SE: See we already have these two great bills proposed on whistleblowers - because we worked with all the whistleblowers and the whistleblower experts outside the congress - we sat down and created our own proposed model legislation. We call it the 'model bill' which includes all whistleblowers - including National Security, and it also includes contractors and subcontractors. It provides for accountability - not only that, one provision criminalizes retaliation against whistleblowers who report criminal activity.

So lets say that it's illegal to eavesdrop without warrants - and let's say Whistleblower X is reporting this illegal conduct (because you can also report government waste/fraud/abuse - which is not necessarily illegal, or criminal) - but if they are reporting something that is criminal or illegal - and they are retaliated against - then, there should be criminal investigations into those who retaliate against this whistleblower. If you report a crime, and those people above you retaliate against you - then those people should be criminally prosecuted too, because not only was there this original crime, but they were also trying to cover-up too - so this model legislation is fantastic.
The next step is to try to get the model legislation passed:
SE: We presented this model legislation to several offices until we found some to sponsor it. In the House - our legislation was sponsored ("Paul Revere Freedom to Warn Act") by Congressman Markey and Congresswoman Maloney (both Democrats) - and they are trying to find sponsors because it has to be co-sponsored by Republicans - but the Republicans are just not supporting it at all.
And if passing your own legislation doesn't work, the alternative is to try to tighten up other legislation:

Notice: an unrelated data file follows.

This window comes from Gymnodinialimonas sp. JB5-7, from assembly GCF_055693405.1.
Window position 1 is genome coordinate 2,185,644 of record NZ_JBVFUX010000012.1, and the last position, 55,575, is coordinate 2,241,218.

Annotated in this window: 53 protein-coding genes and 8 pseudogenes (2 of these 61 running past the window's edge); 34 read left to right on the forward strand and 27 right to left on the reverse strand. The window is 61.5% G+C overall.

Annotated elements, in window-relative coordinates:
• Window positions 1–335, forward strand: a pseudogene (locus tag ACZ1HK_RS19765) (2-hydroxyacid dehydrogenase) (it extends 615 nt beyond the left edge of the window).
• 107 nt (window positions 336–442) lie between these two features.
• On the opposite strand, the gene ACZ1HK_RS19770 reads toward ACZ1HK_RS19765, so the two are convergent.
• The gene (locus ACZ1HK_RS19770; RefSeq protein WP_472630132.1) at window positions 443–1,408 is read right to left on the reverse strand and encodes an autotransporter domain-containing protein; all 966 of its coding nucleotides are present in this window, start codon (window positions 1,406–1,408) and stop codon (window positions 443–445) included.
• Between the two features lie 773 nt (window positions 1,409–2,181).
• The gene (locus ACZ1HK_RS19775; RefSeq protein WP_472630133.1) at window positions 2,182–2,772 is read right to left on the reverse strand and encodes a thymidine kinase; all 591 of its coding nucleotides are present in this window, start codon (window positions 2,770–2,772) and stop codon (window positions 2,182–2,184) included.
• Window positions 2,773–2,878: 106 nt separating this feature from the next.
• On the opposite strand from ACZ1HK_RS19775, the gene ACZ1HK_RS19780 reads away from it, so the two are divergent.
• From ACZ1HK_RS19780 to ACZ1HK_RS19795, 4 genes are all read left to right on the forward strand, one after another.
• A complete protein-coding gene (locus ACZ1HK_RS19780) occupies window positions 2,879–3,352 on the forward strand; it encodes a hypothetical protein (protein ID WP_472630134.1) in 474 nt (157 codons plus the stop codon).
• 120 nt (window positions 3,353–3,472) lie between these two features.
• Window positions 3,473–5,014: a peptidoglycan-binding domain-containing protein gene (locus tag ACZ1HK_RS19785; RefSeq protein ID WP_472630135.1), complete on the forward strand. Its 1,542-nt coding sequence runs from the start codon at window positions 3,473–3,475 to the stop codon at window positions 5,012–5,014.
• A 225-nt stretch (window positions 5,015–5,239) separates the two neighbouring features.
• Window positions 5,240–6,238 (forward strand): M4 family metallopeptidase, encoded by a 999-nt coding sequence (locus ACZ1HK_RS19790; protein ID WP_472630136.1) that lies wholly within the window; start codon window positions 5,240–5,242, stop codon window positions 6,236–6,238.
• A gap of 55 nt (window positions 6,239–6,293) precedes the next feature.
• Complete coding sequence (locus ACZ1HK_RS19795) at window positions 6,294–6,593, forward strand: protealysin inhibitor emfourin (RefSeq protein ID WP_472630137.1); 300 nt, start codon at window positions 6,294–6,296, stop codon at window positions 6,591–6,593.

SE: We had one very interesting case with the House Government Reform Committee. The Chair is Tom Davis - Republican from Virginia - and the ranking minority leader is Henry Waxman from California, Democrat. Last September, Chairman Davis brought this quasi-whistleblower bill - HR 1317 - which they said was a bill to protect whistleblowers, and as soon as we looked at it we noticed that all the National Security Whistleblowers - FBI, NSA, DHS - everybody is excluded from it. So in the committee, they had the markup hearing - this was when they put it up for vote - and during the hearing Henry Waxman and Congressman Maloney - the Democrat leadership in that committee - they introduced amendments to the bill proposing to remove the exemption language so the National Security Whistleblowers are included, and another amendment that both contractors and subcontractors should also be given protection.

So there were 3 or 4 excellent amendments that we had been pushing for, and the Democrats introduced them, and the Chairman said "No - we're not even going to look at those amendments - we don’t deal with National Security Whistleblowers. That's for the Intelligence Committee - so we aren’t even going to look at them and we're just going to pass the bill the way it is" - and it passed immediately.
And if at first you don't succeed: